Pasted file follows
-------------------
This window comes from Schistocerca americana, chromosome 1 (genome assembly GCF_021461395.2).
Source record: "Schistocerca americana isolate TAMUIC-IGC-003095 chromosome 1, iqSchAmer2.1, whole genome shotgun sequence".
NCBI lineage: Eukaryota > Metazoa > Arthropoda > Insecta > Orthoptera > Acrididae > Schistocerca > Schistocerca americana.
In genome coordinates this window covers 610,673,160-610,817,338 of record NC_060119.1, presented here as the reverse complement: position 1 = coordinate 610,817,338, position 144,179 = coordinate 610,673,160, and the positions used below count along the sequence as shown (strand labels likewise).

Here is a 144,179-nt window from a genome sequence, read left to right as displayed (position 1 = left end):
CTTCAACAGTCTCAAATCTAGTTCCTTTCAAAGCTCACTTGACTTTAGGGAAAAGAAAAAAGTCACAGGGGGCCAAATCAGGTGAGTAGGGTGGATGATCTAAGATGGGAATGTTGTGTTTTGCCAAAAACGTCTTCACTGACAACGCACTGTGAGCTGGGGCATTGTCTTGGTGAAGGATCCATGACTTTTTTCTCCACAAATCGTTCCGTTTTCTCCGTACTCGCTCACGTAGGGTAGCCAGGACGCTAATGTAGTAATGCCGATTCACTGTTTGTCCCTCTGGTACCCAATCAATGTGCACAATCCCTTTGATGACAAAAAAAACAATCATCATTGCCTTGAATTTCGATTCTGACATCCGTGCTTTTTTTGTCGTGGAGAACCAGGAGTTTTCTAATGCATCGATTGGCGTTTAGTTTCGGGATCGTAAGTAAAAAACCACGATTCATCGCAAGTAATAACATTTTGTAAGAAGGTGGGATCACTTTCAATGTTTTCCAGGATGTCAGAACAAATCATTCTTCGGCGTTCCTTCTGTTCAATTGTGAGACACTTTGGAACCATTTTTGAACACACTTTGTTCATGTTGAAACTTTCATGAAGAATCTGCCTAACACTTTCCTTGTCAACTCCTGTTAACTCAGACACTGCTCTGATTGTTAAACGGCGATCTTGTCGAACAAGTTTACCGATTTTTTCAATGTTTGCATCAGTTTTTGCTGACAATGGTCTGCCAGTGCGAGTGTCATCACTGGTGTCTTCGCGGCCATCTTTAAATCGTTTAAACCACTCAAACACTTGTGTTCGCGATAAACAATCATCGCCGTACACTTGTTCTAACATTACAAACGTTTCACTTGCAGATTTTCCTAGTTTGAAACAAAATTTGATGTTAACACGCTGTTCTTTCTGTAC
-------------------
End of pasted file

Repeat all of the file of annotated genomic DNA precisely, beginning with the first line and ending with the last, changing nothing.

This window comes from Schistocerca americana, chromosome 1 (genome assembly GCF_021461395.2).
Source record: "Schistocerca americana isolate TAMUIC-IGC-003095 chromosome 1, iqSchAmer2.1, whole genome shotgun sequence".
NCBI lineage: Eukaryota > Metazoa > Arthropoda > Insecta > Orthoptera > Acrididae > Schistocerca > Schistocerca americana.
In genome coordinates this window covers 610,673,160-610,817,338 of record NC_060119.1, presented here as the reverse complement: position 1 = coordinate 610,817,338, position 144,179 = coordinate 610,673,160, and the positions used below count along the sequence as shown (strand labels likewise).

Here is a 144,179-nt window from a genome sequence, read left to right as displayed (position 1 = left end):
CTTCAACAGTCTCAAATCTAGTTCCTTTCAAAGCTCACTTGACTTTAGGGAAAAGAAAAAAGTCACAGGGGGCCAAATCAGGTGAGTAGGGTGGATGATCTAAGATGGGAATGTTGTGTTTTGCCAAAAACGTCTTCACTGACAACGCACTGTGAGCTGGGGCATTGTCTTGGTGAAGGATCCATGACTTTTTTCTCCACAAATCGTTCCGTTTTCTCCGTACTCGCTCACGTAGGGTAGCCAGGACGCTAATGTAGTAATGCCGATTCACTGTTTGTCCCTCTGGTACCCAATCAATGTGCACAATCCCTTTGATGACAAAAAAAACAATCATCATTGCCTTGAATTTCGATTCTGACATCCGTGCTTTTTTTGTCGTGGAGAACCAGGAGTTTTCTAATGCATCGATTGGCGTTTAGTTTCGGGATCGTAAGTAAAAAACCACGATTCATCGCAAGTAATAACATTTTGTAAGAAGGTGGGATCACTTTCAATGTTTTCCAGGATGTCAGAACAAATCATTCTTCGGCGTTCCTTCTGTTCAATTGTGAGACACTTTGGAACCATTTTTGAACACACTTTGTTCATGTTGAAACTTTCATGAAGAATCTGCCTAACACTTTCCTTGTCAACTCCTGTTAACTCAGACACTGCTCTGATTGTTAAACGGCGATCTTGTCGAACAAGTTTACCGATTTTTTCAATGTTTGCATCAGTTTTTGCTGACAATGGTCTGCCAGTGCGAGTGTCATCACTGGTGTCTTCGCGGCCATCTTTAAATCGTTTAAACCACTCAAACACTTGTGTTCGCGATAAACAATCATCGCCGTACACTTGTTCTAACATTACAAACGTTTCACTTGCAGATTTTCCTAGTTTGAAACAAAATTTGATGTTAACACGCTGTTCTTTCTGTAC